KB5001330 is now causing trouble for more Windows 10 users

It looks like the upgrade woes are far from over with the new KB5001330 cumulative update. According to new reports, Windows 10 KB5001330 update is throwing up some odd error messages when the device is connected to Windows Mixed Reality headsets and it’s also troubling enterprise customers with DNS issues.

Initially, it was believed that the KB5001330 update is only plagued with gaming and a temporary user profile bug. Users have now told us that they cannot get the update when their devices are connected to the Windows Mixed Reality headset. In fact, KB5001330 is known to cause the issue despite Microsoft stating it was a one-off issue in March updates.

“The quick answer to what happened is that when we released an update to the Feature on Demand (FOD) for WMR, it hit a bug that could leave Windows Update in a bad state. The fix so that it doesn’t get into a bad state is in KB5000802,” the company stated last month.

KB5001330 cumulative update (April 2021) replaces KB5000802 (March 2021) and it was supposed to address the installation issues. Unfortunately, it seems that this month’s patch is also plagued with the same problem.

According to Microsoft, this could happen when Windows Update is stuck in a bad state after the last update. In some cases, removing the feature on demand (FOD) for HoloLens or Mixed Reality will allow you to install the update.

KB5001330 fails with 0x8007000d

If KB5001330 fails to install with 0x8007000d error, you can try these workarounds:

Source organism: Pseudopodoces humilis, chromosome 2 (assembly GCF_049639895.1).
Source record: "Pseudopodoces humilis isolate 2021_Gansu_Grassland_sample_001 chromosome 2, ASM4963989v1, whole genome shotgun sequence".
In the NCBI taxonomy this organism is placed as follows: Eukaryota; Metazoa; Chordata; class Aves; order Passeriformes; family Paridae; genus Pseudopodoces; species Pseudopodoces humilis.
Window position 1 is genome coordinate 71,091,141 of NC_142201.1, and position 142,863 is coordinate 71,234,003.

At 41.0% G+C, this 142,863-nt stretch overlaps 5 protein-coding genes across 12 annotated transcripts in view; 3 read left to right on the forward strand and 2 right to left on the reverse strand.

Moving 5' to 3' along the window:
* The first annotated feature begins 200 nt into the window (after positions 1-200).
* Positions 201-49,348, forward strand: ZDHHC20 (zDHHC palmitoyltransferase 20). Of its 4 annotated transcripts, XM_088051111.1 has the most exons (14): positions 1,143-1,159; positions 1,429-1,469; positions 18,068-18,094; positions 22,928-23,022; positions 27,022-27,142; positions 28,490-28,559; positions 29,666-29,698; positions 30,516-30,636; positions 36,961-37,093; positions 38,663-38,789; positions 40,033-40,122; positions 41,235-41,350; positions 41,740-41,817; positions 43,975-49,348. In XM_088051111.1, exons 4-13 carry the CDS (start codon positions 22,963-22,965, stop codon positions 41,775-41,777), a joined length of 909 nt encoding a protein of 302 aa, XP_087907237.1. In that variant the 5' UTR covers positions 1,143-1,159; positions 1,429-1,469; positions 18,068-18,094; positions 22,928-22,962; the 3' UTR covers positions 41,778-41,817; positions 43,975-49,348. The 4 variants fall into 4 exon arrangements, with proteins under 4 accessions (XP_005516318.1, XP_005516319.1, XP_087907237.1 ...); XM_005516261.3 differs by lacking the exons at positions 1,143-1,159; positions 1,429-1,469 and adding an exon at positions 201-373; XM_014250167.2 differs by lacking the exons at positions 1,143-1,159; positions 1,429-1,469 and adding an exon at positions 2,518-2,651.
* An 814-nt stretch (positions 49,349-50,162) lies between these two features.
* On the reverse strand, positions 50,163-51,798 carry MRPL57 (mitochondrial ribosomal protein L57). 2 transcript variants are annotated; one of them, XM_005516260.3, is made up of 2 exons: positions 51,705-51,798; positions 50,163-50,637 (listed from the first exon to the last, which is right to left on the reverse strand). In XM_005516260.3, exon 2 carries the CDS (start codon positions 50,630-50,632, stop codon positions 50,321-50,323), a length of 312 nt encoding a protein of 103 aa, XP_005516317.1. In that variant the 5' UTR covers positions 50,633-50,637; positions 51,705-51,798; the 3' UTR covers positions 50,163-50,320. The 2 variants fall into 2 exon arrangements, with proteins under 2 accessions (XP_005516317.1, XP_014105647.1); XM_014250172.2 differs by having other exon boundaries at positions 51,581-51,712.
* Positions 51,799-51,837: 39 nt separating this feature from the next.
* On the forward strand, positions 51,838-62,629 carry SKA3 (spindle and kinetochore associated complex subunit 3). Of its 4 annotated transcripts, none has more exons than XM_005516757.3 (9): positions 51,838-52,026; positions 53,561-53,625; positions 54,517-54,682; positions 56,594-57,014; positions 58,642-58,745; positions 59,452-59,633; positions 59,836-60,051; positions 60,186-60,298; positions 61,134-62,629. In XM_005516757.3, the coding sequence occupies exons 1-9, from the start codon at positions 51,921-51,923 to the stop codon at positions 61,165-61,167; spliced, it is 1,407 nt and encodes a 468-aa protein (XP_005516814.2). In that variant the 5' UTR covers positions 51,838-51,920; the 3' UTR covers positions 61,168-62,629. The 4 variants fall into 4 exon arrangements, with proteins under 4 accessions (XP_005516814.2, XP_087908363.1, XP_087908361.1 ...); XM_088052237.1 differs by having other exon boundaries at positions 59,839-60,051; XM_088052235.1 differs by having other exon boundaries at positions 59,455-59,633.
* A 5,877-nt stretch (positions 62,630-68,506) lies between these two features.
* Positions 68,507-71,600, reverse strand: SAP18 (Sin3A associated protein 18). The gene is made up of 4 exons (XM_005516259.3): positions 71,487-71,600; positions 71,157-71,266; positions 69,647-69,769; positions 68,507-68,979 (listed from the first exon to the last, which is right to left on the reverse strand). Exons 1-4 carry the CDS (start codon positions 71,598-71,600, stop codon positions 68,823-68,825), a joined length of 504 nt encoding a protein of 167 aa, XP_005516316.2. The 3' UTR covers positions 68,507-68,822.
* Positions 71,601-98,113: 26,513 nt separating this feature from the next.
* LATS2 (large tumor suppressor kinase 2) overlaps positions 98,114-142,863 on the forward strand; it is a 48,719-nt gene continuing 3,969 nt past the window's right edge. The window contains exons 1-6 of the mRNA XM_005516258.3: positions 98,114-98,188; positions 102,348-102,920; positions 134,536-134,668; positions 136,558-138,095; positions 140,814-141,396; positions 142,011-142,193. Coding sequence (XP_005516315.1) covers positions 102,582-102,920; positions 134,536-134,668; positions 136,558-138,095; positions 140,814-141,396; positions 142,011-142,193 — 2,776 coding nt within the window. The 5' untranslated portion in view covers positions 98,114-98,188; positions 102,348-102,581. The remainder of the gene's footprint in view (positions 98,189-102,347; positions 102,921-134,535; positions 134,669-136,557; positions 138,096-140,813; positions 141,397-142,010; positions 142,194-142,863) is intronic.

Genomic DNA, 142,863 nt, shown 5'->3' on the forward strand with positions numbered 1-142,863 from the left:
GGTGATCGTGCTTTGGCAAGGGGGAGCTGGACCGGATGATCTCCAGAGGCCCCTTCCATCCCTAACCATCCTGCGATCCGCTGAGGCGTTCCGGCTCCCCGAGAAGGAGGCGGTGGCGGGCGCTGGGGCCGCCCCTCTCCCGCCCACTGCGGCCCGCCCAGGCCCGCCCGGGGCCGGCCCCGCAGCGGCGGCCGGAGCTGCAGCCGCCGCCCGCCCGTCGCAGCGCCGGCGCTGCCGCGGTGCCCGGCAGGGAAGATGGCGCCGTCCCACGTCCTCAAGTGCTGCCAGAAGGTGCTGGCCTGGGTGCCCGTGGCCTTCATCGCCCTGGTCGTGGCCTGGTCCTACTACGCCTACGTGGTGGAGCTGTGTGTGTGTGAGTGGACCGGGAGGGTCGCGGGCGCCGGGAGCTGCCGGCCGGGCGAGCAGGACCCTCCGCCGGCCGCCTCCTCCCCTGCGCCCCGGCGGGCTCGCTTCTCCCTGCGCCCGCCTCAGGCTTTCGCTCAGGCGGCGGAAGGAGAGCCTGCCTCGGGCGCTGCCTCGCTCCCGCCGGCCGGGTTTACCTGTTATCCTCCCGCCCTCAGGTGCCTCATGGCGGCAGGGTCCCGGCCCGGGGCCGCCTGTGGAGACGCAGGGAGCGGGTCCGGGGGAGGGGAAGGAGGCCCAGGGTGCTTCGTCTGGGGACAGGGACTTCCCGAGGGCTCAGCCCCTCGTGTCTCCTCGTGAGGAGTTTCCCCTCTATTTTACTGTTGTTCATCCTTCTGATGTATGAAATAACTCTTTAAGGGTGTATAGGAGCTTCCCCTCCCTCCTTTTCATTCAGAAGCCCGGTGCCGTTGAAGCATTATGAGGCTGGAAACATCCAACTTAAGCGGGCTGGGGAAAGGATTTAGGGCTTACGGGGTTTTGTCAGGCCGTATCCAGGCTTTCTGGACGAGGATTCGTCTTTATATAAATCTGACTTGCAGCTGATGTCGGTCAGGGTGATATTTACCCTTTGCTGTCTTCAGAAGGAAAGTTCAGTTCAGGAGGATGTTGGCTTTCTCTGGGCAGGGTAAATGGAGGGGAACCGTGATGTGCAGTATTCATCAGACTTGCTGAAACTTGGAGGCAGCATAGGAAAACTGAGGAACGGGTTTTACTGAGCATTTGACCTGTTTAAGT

People without mixed reality headsets have also encountered errors and crashes with April 2021 cumulative update. Others have reported that the update takes a long time to install and ultimately fails with unhelpful error messages.

DNS and shared folder issues for enterprise customers

The update also seems to cause trouble for those who managed to install it. For example, enterprise customers are reporting problems when attempting to access a shared folder in their network.

According to Dentrix, a change made in the latest cumulative update could result in DNS and shared folder issues when “Link Layer Multi-cast Name Resolution” (LLMNR) group policy is manually disabled by users.

Link Layer Multicast Name Resolution (LLMNR) policy is typically enabled by default in all Windows 10 installations, but some users have it disabled manually to improve network quality.

“After working with Microsoft, we believe that we have found a solution that allows you to keep the critical Microsoft Security Update installed,” Dentrix noted.

To address potential DNS and shared folder issues, users need to re-enable the group policy or wait for the next cumulative update.